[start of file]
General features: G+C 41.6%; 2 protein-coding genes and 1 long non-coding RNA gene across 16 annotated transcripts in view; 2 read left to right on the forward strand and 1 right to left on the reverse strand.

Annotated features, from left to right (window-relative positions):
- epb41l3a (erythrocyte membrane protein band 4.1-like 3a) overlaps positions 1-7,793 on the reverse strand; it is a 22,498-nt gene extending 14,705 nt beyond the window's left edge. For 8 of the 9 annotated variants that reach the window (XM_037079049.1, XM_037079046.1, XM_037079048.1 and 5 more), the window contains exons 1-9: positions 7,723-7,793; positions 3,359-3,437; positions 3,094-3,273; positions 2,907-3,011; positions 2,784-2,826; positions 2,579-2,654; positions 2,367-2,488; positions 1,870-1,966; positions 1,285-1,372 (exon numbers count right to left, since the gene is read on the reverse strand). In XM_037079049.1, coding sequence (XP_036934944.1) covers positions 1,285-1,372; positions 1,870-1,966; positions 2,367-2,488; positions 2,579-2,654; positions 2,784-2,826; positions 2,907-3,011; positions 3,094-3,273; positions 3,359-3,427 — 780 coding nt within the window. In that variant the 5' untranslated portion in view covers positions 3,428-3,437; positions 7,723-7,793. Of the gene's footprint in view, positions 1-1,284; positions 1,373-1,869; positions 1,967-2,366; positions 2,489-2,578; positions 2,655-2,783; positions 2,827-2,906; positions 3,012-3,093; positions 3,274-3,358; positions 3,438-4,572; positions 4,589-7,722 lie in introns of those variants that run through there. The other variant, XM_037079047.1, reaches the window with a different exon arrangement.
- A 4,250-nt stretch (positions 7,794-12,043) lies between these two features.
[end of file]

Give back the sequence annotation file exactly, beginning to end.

General features: G+C 41.6%; 2 protein-coding genes and 1 long non-coding RNA gene across 16 annotated transcripts in view; 2 read left to right on the forward strand and 1 right to left on the reverse strand.

Annotated features, from left to right (window-relative positions):
- epb41l3a (erythrocyte membrane protein band 4.1-like 3a) overlaps positions 1-7,793 on the reverse strand; it is a 22,498-nt gene extending 14,705 nt beyond the window's left edge. For 8 of the 9 annotated variants that reach the window (XM_037079049.1, XM_037079046.1, XM_037079048.1 and 5 more), the window contains exons 1-9: positions 7,723-7,793; positions 3,359-3,437; positions 3,094-3,273; positions 2,907-3,011; positions 2,784-2,826; positions 2,579-2,654; positions 2,367-2,488; positions 1,870-1,966; positions 1,285-1,372 (exon numbers count right to left, since the gene is read on the reverse strand). In XM_037079049.1, coding sequence (XP_036934944.1) covers positions 1,285-1,372; positions 1,870-1,966; positions 2,367-2,488; positions 2,579-2,654; positions 2,784-2,826; positions 2,907-3,011; positions 3,094-3,273; positions 3,359-3,427 — 780 coding nt within the window. In that variant the 5' untranslated portion in view covers positions 3,428-3,437; positions 7,723-7,793. Of the gene's footprint in view, positions 1-1,284; positions 1,373-1,869; positions 1,967-2,366; positions 2,489-2,578; positions 2,655-2,783; positions 2,827-2,906; positions 3,012-3,093; positions 3,274-3,358; positions 3,438-4,572; positions 4,589-7,722 lie in introns of those variants that run through there. The other variant, XM_037079047.1, reaches the window with a different exon arrangement.
- A 4,250-nt stretch (positions 7,794-12,043) lies between these two features.